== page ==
It can be very difficult to sell your business. It’s a place that’s been your home away from home. You’ve put in your time, your energy and your money and now the time has come to pass on the reins to someone else. If you are selling your business and that person will be a stranger, it can sometimes be very difficult to let go and walk away.
Mental preparation is an aspect of the business sale process that most sellers don’t consider – but it can be crucial to getting a deal done.
Why do I need to mentally prepare?
Most entrepreneurs and business owners have strong personalities. The type of person who can successfully own and operate a business is a person who has the drive and passion to succeed. As a business owner, you know what it takes. Guess what? Business buyers are entrepreneurs too. They will probably have a strong personality as well. It can sometimes be very difficult to work out a complex deal when the personalities on both sides are equally tough.
It can be tempting to let personal clashes between you and a potential buyer escalate – but keep reminding yourself that it will make it easier for you in the long run if you do your best to maintain a positive relationship with a business buyer.
What if I don’t like the buyer? Why do I have to be nice?
It can take a long time to get a business from initial offer all the way through to closing. Think weeks and months, not days. You also need to tack on a training period that will happen after closing, so you will probably have to work with this person for an extended period of time. Another thought? Once the transaction is over, the business brokers are no longer going to be there to act as a buffer. The one-on-one time with your buyer can be excruciating if you aren’t getting along – so it is in everyone’s best interest to keep the relationship amicable.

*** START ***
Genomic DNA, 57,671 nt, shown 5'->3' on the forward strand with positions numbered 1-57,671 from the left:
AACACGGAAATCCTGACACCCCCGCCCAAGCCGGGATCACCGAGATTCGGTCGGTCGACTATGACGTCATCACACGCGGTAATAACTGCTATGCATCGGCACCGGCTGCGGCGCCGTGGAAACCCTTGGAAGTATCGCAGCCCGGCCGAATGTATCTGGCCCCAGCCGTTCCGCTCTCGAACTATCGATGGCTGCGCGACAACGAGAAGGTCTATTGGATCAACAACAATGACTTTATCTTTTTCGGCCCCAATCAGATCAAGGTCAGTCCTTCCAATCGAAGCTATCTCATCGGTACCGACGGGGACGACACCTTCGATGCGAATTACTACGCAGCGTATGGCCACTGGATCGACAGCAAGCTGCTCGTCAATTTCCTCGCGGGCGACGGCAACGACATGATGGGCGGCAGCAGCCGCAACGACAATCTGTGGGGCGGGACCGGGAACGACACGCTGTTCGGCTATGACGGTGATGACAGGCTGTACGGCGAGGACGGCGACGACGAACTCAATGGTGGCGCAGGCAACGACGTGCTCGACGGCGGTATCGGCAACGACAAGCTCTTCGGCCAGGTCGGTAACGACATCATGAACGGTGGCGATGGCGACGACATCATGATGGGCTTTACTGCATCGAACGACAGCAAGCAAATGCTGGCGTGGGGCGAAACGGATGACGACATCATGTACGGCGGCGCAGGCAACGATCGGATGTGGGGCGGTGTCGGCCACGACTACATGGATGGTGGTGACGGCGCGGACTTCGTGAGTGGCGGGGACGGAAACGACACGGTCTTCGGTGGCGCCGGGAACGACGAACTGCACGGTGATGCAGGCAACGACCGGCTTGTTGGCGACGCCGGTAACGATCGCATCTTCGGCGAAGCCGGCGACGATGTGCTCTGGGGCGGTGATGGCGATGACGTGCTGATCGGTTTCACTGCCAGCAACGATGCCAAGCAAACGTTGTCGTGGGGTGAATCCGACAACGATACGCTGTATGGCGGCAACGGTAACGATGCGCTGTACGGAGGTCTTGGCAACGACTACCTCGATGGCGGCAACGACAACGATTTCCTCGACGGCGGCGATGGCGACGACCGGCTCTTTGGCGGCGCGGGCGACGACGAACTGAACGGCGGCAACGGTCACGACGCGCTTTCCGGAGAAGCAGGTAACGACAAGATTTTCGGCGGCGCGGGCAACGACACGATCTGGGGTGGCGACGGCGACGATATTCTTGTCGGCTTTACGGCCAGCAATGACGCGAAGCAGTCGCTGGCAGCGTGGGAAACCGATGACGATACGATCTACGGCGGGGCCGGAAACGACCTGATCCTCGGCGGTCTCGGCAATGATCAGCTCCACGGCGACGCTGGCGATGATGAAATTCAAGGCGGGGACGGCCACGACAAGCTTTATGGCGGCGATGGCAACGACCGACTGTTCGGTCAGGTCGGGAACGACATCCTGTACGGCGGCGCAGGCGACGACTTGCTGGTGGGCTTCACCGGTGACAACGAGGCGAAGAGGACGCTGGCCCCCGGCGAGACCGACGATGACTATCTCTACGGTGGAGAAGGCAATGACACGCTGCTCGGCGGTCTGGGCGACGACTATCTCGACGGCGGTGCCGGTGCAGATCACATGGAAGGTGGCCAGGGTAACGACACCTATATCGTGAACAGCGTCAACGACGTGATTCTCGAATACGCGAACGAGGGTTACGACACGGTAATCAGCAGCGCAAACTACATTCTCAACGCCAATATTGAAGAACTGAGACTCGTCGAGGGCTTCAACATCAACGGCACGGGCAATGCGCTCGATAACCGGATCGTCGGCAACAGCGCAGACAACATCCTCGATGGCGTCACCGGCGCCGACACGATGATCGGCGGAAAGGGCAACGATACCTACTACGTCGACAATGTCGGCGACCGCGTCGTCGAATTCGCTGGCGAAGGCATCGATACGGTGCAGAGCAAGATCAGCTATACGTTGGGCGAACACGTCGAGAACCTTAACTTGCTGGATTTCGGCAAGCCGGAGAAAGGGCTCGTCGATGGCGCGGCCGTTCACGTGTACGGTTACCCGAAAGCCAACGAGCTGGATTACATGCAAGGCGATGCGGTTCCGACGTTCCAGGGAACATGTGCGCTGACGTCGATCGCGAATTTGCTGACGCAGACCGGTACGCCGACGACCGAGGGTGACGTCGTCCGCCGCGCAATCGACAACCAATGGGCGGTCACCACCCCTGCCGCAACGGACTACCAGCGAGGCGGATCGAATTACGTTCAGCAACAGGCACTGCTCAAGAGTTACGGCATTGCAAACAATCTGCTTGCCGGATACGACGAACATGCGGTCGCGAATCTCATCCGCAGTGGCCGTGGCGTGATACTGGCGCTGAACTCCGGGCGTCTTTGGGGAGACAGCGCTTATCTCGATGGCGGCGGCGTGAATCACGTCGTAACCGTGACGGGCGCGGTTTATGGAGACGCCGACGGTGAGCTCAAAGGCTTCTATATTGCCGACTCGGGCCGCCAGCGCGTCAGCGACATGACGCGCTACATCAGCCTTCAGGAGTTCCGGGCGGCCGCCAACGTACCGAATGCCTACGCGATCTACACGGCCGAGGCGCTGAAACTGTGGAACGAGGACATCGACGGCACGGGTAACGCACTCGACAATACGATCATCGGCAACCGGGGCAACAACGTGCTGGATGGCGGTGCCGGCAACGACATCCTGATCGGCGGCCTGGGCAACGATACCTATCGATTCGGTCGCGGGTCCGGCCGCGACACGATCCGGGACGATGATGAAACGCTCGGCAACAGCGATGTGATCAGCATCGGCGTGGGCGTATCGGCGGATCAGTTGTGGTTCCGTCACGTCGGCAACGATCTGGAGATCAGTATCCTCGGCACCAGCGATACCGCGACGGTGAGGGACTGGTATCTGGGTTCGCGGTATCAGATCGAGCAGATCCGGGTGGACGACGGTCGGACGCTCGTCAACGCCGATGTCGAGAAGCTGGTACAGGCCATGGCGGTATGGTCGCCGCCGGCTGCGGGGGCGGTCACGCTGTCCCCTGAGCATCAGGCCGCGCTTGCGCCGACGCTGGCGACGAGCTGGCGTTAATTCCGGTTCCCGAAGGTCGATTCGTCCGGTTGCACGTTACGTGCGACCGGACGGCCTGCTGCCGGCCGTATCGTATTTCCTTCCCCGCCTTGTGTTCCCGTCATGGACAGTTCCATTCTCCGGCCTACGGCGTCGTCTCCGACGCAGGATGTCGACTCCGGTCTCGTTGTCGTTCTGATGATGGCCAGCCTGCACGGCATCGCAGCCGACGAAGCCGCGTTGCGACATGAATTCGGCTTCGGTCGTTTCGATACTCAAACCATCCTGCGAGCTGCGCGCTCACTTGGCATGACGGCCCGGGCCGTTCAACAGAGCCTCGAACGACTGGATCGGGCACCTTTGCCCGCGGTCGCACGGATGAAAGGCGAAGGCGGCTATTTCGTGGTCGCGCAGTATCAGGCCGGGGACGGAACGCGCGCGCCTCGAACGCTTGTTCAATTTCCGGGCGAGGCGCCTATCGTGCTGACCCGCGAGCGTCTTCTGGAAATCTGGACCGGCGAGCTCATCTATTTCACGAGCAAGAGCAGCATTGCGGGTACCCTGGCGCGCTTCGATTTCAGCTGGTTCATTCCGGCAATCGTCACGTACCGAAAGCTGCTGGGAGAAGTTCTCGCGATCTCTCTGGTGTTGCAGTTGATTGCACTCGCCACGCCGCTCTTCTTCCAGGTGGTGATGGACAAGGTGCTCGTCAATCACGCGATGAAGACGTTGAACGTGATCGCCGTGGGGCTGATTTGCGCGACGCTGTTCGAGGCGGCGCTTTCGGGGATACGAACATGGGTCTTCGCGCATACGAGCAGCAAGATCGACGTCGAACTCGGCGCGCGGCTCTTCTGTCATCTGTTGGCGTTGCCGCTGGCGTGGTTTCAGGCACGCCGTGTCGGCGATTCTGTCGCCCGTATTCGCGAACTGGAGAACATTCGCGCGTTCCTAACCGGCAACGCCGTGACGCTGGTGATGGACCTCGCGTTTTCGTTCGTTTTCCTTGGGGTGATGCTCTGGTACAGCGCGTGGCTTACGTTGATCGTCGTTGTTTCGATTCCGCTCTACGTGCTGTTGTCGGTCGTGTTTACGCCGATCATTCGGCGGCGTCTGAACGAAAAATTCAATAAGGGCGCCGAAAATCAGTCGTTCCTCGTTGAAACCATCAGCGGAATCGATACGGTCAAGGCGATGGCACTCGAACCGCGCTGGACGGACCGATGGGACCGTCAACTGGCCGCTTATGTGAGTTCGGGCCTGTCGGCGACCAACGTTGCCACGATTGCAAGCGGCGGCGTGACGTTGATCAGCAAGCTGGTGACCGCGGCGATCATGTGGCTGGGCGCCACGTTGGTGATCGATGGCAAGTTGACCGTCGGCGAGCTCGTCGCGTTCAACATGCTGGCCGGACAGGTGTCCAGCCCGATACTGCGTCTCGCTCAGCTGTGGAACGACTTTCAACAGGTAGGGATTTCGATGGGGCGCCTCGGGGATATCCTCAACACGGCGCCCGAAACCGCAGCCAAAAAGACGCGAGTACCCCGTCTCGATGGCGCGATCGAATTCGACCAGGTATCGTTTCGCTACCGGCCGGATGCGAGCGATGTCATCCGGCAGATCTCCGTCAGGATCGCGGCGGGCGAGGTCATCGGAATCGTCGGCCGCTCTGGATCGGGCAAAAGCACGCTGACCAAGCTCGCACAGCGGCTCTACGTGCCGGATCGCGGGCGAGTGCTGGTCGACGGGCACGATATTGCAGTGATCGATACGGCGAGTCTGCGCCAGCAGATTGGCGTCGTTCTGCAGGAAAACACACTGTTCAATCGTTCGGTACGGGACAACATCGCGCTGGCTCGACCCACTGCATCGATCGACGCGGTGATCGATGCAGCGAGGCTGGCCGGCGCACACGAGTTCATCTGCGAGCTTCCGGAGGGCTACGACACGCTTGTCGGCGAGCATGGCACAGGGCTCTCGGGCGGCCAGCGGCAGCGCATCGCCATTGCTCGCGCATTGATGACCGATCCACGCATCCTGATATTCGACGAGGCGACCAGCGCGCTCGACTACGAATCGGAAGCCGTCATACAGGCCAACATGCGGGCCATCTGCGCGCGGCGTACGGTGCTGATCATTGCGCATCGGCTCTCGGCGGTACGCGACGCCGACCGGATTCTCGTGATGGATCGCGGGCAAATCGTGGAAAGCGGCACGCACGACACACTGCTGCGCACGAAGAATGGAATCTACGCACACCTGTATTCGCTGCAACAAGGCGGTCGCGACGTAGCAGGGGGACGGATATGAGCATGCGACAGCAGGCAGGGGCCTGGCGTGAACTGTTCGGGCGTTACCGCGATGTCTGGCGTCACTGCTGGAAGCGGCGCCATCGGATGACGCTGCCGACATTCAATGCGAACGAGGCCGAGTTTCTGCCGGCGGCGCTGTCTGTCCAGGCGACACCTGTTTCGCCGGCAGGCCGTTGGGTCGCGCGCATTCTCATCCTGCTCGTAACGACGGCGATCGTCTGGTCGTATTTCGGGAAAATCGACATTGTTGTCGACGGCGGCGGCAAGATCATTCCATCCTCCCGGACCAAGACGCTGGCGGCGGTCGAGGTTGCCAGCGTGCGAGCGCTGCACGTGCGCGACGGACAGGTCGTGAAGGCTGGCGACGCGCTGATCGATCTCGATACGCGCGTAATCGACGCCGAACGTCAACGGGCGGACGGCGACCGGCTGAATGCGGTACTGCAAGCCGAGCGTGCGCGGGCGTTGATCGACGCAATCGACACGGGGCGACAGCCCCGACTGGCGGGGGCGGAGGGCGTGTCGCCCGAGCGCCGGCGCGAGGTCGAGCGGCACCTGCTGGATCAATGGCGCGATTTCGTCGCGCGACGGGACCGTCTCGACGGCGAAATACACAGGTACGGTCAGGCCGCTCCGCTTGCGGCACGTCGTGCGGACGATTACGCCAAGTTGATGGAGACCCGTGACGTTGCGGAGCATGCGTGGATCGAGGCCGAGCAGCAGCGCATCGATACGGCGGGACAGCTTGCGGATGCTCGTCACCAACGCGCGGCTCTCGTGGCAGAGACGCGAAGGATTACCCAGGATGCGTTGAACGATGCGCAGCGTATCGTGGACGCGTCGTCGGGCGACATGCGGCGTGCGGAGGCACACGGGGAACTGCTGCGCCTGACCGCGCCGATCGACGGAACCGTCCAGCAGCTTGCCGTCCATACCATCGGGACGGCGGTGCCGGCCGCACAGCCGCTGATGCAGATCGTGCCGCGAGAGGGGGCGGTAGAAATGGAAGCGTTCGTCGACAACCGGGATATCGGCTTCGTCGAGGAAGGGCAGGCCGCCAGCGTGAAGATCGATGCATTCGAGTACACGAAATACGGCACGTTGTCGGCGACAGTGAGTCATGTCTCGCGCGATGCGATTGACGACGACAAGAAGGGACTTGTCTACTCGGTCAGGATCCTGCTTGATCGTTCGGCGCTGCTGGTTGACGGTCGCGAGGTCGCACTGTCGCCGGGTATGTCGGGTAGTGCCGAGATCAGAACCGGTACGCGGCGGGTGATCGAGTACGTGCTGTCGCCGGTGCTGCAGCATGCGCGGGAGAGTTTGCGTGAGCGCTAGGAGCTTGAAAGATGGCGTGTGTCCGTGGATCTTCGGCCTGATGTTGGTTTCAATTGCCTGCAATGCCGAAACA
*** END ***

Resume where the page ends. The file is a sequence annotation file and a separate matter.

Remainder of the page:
What if I don’t want to stay on and train them?
There are very few business transactions that don’t include a training period. The good news is most training periods are only a couple of weeks. It would be foolish for someone to walk in on day one and try to take over without knowing how the business is run. If you have employees or clients, you owe it to them to get the new owner up to speed before you walk away. It can be tough if you and the buyer aren’t on the best of terms, but the transition for your staff and clientele will be far less stressful if it appears that the relationship between you and the buyer is good. So for yourself, the future of the business and the sake of your staff be as nice as possible to the business buyer.
How can you stay focused on being nice?
Keep reminding yourself why you are selling. Whatever life will look like for you after the sale, keep focusing on that goal. Your time with the business buyer is short – and you can weather the storm.
Are you considering selling your business and are worried about having to hand over the reins? Would you like to know more about how a training period works? Ask us! Leave any questions or comments and we would be happy to help.
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